Garden Mint Chip Ice Cream with fresh mint, matcha, and flecks of dark chocolate. Just in time for St. Patrick’s Day, add a splash of Creme de Menthe and Creme de Cacao. You’ll be all set for a wild time!
If you were here earlier this week, you’re probably thinking I’ve taken the old adage, “if you can’t beat ’em, join ’em,” a bit too seriously. Whilst you think I’ve only been eating ice cream for the past week, well, I have been. Maybe not *just* ice cream, but I have been eating a lot of it. And that includes this Garden Mint Chip Ice Cream. But see, this wasn’t really my fault.
When I was making boozy citrus slushies, Matt asked if I could make his favorite ice cream, which is mint chip. And I mean, who am I to deny such requests?
So, I got to thinking and thought Garden Mint Chip Ice Cream had a nice ring to it. Afterall, there is currently mint growing in my garden. And by garden, I mean windowsill, because there’s quite literally still snow on the ground. But I believe potted plants constitute as a garden, so I’m growing them in my garden, K?!
I recalled a recipe from Jeni’s Splendid Ice Creams at Home that used actual mint leaves:
Peppermint has a strong, sweet scent, and it also has a high concentration of oils, which are essential in flavoring ice cream. When you roughly chop fresh peppermint the way we do, the leaves are bruised, which opens the oil pockets. In our world, bruising is just the thing to do when you’re cold-soaking peppermint in cream. Soaked overnight, the peppermint scent is locked into the cream, ultimately giving Backyard Mint ice cream it’s cool, subtly sweet flavor and remarkably refreshing herb-garden finish.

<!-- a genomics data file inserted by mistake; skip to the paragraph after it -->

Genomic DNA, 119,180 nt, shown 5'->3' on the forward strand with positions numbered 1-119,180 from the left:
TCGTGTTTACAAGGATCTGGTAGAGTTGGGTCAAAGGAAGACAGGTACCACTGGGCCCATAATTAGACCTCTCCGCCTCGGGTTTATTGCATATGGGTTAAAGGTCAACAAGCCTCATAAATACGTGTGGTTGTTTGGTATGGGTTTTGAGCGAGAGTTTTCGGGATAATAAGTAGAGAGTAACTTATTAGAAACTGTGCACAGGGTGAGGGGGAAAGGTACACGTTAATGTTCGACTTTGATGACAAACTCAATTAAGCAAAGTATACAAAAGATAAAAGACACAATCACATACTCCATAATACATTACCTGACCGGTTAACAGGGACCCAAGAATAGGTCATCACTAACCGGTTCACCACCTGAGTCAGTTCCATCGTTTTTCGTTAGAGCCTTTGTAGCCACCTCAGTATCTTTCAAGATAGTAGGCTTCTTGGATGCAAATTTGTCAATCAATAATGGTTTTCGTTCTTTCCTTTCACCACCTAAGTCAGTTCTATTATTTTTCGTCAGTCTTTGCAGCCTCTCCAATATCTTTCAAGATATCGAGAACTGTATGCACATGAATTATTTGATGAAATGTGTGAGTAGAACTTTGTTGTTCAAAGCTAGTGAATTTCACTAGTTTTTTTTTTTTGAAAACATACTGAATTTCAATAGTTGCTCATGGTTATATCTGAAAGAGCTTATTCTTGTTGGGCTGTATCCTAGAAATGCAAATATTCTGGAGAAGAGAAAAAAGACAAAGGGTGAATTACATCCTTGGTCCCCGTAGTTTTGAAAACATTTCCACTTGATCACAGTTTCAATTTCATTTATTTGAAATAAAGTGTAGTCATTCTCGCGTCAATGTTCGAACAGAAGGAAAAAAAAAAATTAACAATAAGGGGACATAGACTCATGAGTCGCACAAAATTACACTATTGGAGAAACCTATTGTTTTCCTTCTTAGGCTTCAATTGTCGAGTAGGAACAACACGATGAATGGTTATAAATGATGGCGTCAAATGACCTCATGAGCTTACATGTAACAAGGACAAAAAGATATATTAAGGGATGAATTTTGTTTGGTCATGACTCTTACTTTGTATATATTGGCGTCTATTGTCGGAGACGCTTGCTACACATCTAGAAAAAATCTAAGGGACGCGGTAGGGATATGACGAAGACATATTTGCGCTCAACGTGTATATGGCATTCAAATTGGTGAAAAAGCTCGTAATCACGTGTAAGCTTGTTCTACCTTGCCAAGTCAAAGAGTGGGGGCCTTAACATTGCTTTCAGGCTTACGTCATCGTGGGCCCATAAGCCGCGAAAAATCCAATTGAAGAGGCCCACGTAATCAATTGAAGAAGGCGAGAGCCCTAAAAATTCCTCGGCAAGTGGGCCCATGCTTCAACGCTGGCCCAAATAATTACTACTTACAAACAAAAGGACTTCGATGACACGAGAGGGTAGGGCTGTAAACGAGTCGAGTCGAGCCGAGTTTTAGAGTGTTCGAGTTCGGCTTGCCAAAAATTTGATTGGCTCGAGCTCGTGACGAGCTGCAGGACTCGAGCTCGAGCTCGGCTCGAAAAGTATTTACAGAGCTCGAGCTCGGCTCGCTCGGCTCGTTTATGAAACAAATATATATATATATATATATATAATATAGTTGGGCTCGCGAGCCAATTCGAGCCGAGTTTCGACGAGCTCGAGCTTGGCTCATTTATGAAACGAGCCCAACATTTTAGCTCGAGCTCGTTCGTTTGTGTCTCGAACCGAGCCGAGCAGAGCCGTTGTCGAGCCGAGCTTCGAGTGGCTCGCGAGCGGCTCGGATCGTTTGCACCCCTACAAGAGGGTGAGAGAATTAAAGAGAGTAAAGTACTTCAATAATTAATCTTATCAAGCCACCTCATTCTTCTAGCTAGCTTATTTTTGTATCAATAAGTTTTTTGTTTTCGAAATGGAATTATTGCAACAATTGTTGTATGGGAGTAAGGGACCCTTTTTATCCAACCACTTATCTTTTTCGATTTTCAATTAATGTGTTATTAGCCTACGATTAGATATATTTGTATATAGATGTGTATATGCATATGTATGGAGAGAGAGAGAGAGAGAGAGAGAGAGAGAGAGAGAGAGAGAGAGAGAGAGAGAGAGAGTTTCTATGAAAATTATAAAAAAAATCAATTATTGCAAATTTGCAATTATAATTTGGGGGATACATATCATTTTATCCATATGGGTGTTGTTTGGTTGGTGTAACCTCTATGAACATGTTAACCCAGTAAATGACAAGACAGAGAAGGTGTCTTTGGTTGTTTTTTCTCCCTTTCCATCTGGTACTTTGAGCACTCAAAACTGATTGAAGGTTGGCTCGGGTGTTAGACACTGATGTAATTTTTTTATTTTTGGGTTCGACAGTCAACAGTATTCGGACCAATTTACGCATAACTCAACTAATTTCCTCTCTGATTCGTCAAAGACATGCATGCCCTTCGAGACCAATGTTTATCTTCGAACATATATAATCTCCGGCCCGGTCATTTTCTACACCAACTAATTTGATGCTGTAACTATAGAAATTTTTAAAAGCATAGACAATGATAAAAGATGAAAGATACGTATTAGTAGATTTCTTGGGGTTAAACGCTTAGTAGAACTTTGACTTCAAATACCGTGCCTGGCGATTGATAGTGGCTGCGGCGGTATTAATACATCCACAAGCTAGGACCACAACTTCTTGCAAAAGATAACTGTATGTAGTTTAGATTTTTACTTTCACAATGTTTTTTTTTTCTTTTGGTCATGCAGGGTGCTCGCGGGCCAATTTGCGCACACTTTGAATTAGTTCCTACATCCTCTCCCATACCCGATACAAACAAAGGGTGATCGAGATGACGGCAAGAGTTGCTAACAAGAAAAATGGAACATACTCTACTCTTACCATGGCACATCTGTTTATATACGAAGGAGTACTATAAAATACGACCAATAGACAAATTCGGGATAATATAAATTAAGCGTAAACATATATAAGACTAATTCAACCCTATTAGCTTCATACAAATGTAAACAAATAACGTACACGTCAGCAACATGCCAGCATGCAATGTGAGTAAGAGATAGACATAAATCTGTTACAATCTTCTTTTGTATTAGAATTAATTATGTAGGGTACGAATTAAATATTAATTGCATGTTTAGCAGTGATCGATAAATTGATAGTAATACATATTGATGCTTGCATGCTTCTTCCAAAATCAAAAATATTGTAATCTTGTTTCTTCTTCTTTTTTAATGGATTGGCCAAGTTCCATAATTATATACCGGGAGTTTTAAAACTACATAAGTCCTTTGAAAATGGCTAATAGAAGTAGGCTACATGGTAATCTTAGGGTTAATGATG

Needless to say, I was intrigued. I’ve always been a fan of the texture you can achieve with Jeni’s base recipe. However, the reviews online for this are quite mixed. Some love the herbal mint flavor, some do not. So, I took a few liberties for my Garden Mint Chip Ice Cream, which I most certainly always do anyways. What can I say? I’m a recipe renegade.
Garden Mint Chip Ice Cream
Fresh Garden Mint or Mint Extract
I had mint extract on hand, as a back up, which I ended up using. I tasted the base before adding it to the ice cream maker, and I just knew my grocery-store-mint-chip-loving boyfriend wouldn’t find the mint flavor quite right. Also, fresh mint leaves do add a strong herbal flavor to the ice cream. I personally loved this. Then again, I like weird ice cream. Matt said he’d prefer a stronger mint extract to mint leaves ratio. Called it!
Because honestly, any time I use a recipe for inspiration, I always reduce as much sugar as I can get away with. I only slightly reduced it here, because we are talking about ice cream after all. I also added a little more chocolate, so things may have equaled out on the sweetness scale.
I increased the chocolate just a little bit. Matt and I both love Lindt Lindor Execllence 70% so I figured it was a safe bet. I drizzled the melted chocolate into the ice cream machine while it was spinning to give it perfectly-textured flecks of chocolate. My ice cream taste tester said this was his favorite part.